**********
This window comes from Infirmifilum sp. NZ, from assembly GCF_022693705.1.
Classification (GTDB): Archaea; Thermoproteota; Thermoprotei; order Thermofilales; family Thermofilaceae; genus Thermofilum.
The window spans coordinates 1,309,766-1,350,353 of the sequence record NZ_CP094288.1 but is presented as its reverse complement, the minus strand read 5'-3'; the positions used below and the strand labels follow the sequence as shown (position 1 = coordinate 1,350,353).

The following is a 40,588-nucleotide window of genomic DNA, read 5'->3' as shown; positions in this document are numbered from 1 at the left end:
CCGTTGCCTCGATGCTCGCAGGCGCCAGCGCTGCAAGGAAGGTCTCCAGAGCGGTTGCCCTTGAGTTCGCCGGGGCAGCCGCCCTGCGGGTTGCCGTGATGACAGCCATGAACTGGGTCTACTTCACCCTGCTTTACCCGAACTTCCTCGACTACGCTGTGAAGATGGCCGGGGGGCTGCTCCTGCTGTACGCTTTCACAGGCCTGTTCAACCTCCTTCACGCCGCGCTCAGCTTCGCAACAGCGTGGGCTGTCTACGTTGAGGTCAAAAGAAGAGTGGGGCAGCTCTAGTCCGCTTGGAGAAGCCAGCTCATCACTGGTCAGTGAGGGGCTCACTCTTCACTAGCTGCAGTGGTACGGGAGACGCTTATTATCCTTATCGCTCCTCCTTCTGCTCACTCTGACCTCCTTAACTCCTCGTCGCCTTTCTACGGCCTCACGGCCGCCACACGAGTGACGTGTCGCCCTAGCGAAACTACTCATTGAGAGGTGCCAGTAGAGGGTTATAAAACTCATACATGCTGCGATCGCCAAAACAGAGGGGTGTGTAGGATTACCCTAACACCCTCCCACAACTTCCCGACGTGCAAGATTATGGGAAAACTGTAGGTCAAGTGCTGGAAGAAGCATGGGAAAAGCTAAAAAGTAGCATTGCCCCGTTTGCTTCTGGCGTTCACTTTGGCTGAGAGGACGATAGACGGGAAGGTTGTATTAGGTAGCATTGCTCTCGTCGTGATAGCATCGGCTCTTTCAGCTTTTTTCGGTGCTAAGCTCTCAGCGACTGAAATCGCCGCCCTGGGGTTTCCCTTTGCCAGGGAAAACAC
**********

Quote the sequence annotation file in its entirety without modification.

This window comes from Infirmifilum sp. NZ, from assembly GCF_022693705.1.
Classification (GTDB): Archaea; Thermoproteota; Thermoprotei; order Thermofilales; family Thermofilaceae; genus Thermofilum.
The window spans coordinates 1,309,766-1,350,353 of the sequence record NZ_CP094288.1 but is presented as its reverse complement, the minus strand read 5'-3'; the positions used below and the strand labels follow the sequence as shown (position 1 = coordinate 1,350,353).

The following is a 40,588-nucleotide window of genomic DNA, read 5'->3' as shown; positions in this document are numbered from 1 at the left end:
CCGTTGCCTCGATGCTCGCAGGCGCCAGCGCTGCAAGGAAGGTCTCCAGAGCGGTTGCCCTTGAGTTCGCCGGGGCAGCCGCCCTGCGGGTTGCCGTGATGACAGCCATGAACTGGGTCTACTTCACCCTGCTTTACCCGAACTTCCTCGACTACGCTGTGAAGATGGCCGGGGGGCTGCTCCTGCTGTACGCTTTCACAGGCCTGTTCAACCTCCTTCACGCCGCGCTCAGCTTCGCAACAGCGTGGGCTGTCTACGTTGAGGTCAAAAGAAGAGTGGGGCAGCTCTAGTCCGCTTGGAGAAGCCAGCTCATCACTGGTCAGTGAGGGGCTCACTCTTCACTAGCTGCAGTGGTACGGGAGACGCTTATTATCCTTATCGCTCCTCCTTCTGCTCACTCTGACCTCCTTAACTCCTCGTCGCCTTTCTACGGCCTCACGGCCGCCACACGAGTGACGTGTCGCCCTAGCGAAACTACTCATTGAGAGGTGCCAGTAGAGGGTTATAAAACTCATACATGCTGCGATCGCCAAAACAGAGGGGTGTGTAGGATTACCCTAACACCCTCCCACAACTTCCCGACGTGCAAGATTATGGGAAAACTGTAGGTCAAGTGCTGGAAGAAGCATGGGAAAAGCTAAAAAGTAGCATTGCCCCGTTTGCTTCTGGCGTTCACTTTGGCTGAGAGGACGATAGACGGGAAGGTTGTATTAGGTAGCATTGCTCTCGTCGTGATAGCATCGGCTCTTTCAGCTTTTTTCGGTGCTAAGCTCTCAGCGACTGAAATCGCCGCCCTGGGGTTTCCCTTTGCCAGGGAAAACAC